Source: Presentation at State Water Resources Control Board Meeting, March 6, 2019, Water Boards PFAS Phased Investigation Approach

Regulated entities should use great care in responding to these orders. Failure to comply may be punished by fines ranging from $5,000 to $25,000 per day per violation. Under the statute, the burden, including costs, of the ordered reporting must “bear a reasonable relationship to the need for the report and the benefits to be obtained from the reports” and responding parties may take steps to protect their trade secrets from public disclosure as a result of required reporting. Moreover, appropriate execution of the required testing is critical. Because PFAS are so widely used in consumer products, there are myriad opportunities for cross-contamination that could result in false positives if exacting sampling protocols are not utilized.

Targeted water system operators will receive an order from DDW under California Health & Safety Code section 116400. Those orders will require periodic PFAS analyses, likely on a quarterly basis, unless DDW determines that a different schedule is reasonable.


California’s Phased Investigation Plan comes on the heels of the February 14 release of the USEPA’s PFAS Action Plan, identifying short- and long-term actions USEPA plans to take over the coming years. USEPA said it will set federally enforceable Maximum Contaminant Levels (MCLs) for perfluorooctanoic acid (PFOA) and perfluorooctanesulfonic acid (PFOS) – two members of the PFAS family, designate those chemicals as hazardous substances under the Superfund law, require monitoring for additional PFAS in the next UCMR, and develop interim cleanup standards for PFAS in groundwater. The Action Plan would give the federal government greater enforcement authority over PFAS and has come under fire from a number of consumer advocacy and political organizations.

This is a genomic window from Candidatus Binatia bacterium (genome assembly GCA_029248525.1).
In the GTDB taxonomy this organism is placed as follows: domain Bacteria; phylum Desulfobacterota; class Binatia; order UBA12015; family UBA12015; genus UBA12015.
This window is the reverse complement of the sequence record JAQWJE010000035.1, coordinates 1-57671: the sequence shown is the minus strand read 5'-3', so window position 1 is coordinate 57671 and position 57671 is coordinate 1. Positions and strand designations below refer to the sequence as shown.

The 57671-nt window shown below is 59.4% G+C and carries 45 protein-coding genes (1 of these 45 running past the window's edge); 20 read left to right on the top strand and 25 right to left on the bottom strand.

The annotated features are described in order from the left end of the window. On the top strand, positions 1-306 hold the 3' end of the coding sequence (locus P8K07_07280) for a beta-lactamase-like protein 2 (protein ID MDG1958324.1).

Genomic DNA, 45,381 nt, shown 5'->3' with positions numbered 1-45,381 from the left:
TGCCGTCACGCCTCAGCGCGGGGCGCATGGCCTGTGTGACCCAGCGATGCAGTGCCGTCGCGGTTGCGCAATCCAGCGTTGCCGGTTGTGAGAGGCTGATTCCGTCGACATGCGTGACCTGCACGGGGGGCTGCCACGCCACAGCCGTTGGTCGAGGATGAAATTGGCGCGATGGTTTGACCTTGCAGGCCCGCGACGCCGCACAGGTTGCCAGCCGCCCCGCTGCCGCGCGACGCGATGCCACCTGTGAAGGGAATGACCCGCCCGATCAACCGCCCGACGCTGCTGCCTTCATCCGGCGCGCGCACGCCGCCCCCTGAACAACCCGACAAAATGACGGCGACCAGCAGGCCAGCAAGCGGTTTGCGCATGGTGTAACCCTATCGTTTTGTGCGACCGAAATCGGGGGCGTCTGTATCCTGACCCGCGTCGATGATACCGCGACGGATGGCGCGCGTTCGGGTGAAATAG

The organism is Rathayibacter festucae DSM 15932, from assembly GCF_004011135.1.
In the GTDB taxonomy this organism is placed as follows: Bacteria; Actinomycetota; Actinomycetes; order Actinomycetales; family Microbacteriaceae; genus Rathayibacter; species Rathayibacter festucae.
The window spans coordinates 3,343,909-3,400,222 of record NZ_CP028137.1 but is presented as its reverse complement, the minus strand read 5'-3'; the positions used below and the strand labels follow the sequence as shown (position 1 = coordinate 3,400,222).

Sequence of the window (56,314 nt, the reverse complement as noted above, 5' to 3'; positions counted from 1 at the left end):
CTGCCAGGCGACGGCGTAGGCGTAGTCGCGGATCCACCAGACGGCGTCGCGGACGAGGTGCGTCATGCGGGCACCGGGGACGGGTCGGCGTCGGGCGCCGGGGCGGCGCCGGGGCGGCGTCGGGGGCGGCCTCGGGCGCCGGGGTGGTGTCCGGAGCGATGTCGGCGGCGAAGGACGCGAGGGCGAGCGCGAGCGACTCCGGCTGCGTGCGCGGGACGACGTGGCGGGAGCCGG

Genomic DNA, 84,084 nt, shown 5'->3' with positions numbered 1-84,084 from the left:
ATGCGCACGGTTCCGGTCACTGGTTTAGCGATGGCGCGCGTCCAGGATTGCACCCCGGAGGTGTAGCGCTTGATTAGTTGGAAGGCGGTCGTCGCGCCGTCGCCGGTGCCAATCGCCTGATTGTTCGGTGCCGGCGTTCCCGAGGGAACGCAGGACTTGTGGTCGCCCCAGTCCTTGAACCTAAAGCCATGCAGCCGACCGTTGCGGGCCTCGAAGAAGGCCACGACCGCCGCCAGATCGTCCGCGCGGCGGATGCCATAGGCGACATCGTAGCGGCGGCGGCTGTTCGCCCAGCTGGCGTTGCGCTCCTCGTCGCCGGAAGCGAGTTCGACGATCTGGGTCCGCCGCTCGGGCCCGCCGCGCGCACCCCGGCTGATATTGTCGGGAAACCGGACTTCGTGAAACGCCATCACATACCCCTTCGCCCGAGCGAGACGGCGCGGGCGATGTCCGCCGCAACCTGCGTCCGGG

The State Board, somewhat uncharacteristically, has not been on the forefront of PFAS regulation. In 2016, the USEPA published a Health Advisory Level of 70 parts per trillion (ppt) in drinking water for combined PFOA and PFOS. Then, in November 2017, New Jersey announced that it would be the first state to establish a legally enforceable MCL for PFOA, setting it at 14 ppt, the most stringent standard in the country.

California has been more measured in its response. As Allen Matkins previously reported, in November 2017, the state added PFOA and PFOS to the Proposition 65 list of chemicals “known to the state” to cause reproductive toxicity, and in July of last year DDW set “notification levels” of 13 ppt for PFOS and 14 ppt for PFOA, and a "response level" of 70 ppt for combined PFOA and PFOS. Yet, to date, there is no enforceable drinking water or cleanup standard for PFAS in California, and Deputy Director Polhemus’ comments at the March 6 meeting made clear that none is imminent. The State Board and others are struggling with how best to address the whole class of thousands of PFAS chemicals without undertaking the massive regulatory effort required to set MCLs for each individual chemical in the family. Given this challenge, DDW has not requested a Public Health Goal (PHG) for any PFAS chemicals, and Deputy Director Polhemus said any such PHG is still at least a couple of years off, with potential MCLs at least a few years behind that.

The release of DDW’s Phased Investigation Plan, however, is the first major step in California’s systematic approach to investigating the release of PFAS to the environment, and signals an imminent new regulatory regime.

More information on the State Board’s March 6, 2019 meeting is available here.